And so to Walsingham in Norfolk. All very odd, and I'm dyed-in-the-wool C of E. The oddest thing for me is that the Shrine to Our Lady of Walsingham is in fact Anglican. This is the Church of England so high it must have rocketed over the border into full-on Catholicism. The streets are permeated with the smell of incense and elderly spinsters in nun-style headscarves staring beatifically into the distance as they stand blocking up parking spaces. We were looking for shriney things, and quickly found a dusty shop window filled with plaster saints. My companion photographed one with an enormous £11.50 price tag round Joseph's neck, and we wandered into the Abbey grounds. Well, not exactly wandered, we had to negotiate a lady having trouble with the till who took eight pounds off us to look at snowdrops and a ruined arch.The actual Shrine place was more interesting, if very disturbing. A pale brick building that looks like a bus station in Romford hides a garden full of bricked and gilded stations of the cross and a perfect set of three crucifixes on a grassy knoll. It was with relief that we saw these cleansing fluids on a dusty window sill as we fled to Brancaster and two big plates of whitebait.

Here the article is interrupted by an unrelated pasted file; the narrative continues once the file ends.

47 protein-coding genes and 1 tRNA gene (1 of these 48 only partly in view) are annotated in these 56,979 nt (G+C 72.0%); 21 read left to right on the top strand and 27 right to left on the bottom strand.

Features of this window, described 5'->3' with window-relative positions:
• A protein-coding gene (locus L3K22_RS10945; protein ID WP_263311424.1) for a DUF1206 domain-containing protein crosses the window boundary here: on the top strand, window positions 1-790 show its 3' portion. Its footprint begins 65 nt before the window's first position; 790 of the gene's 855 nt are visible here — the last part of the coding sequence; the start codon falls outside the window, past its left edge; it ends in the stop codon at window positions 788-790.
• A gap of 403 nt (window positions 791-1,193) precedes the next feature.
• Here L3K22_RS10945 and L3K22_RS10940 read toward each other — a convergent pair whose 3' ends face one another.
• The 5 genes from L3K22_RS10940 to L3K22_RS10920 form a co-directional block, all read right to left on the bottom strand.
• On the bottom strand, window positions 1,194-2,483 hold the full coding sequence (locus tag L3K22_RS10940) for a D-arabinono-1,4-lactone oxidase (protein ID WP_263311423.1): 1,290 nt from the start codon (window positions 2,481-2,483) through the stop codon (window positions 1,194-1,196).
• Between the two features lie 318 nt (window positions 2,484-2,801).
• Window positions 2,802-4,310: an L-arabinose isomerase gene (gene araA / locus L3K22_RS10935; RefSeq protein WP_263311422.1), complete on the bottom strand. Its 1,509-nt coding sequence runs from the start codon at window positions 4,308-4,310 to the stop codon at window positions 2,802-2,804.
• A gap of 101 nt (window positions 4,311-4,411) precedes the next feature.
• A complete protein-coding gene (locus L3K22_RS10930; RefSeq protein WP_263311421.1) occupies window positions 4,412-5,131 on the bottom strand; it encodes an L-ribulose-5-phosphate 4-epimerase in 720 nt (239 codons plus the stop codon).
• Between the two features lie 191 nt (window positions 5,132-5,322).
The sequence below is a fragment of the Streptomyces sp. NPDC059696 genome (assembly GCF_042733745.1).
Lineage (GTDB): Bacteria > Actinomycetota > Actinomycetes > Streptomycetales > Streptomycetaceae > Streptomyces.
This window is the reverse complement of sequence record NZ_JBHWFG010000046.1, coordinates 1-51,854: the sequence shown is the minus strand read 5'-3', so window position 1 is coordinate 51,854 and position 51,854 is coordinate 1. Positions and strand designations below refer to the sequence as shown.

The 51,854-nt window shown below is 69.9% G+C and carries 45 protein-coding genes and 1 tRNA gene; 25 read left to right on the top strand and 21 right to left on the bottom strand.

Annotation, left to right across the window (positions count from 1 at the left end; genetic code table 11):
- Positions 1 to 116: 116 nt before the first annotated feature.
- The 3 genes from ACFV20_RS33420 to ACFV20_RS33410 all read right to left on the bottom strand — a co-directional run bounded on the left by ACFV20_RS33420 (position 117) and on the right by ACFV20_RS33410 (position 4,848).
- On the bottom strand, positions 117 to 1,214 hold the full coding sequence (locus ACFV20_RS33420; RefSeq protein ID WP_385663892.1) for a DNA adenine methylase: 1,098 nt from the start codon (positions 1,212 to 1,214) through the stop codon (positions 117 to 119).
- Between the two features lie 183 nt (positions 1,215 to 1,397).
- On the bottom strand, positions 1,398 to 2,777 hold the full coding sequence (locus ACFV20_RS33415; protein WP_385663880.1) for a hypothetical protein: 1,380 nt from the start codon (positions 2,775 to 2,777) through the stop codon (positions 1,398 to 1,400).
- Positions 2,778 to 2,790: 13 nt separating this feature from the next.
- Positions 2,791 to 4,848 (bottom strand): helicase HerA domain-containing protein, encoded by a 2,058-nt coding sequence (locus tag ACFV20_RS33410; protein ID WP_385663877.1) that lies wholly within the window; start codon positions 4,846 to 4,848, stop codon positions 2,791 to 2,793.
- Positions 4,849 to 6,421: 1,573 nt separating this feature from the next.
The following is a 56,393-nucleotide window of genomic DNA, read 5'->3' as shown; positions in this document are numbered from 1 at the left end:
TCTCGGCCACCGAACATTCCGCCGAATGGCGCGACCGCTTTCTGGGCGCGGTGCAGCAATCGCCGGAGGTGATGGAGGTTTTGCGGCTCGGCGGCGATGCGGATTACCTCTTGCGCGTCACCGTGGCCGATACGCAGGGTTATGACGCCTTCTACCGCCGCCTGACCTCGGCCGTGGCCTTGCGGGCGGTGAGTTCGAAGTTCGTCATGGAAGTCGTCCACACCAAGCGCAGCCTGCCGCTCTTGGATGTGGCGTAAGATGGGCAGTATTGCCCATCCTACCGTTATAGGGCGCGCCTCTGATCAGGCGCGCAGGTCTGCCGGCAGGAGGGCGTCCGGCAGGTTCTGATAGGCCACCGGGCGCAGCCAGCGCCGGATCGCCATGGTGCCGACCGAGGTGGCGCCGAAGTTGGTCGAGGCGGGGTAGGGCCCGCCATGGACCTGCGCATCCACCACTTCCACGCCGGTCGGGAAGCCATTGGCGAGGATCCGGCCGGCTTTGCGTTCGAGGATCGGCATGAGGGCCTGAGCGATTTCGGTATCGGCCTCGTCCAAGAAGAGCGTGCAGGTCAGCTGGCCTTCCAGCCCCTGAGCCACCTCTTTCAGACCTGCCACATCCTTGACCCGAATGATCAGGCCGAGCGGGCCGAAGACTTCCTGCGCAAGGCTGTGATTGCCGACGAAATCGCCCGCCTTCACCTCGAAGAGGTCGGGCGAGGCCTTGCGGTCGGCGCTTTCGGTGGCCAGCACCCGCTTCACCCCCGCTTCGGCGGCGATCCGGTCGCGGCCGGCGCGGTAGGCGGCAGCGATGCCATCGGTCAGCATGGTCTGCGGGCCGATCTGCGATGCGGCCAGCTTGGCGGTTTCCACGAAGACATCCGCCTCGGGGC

I am a designer, writer and photographer who spends all his time looking at England, particularly buildings and the countryside. But I have a leaning towards the slightly odd and neglected, the unsung elements that make England such an interesting place to live in. I am the author and photographer of over 25 books, in particular Unmitigated England (Adelphi 2006), More from Unmitigated England (Adelphi 2007), Cross Country (Wiley 2011), The Cigarette Papers (Frances Lincoln 2012) and Preposterous Erections (Frances Lincoln 2012)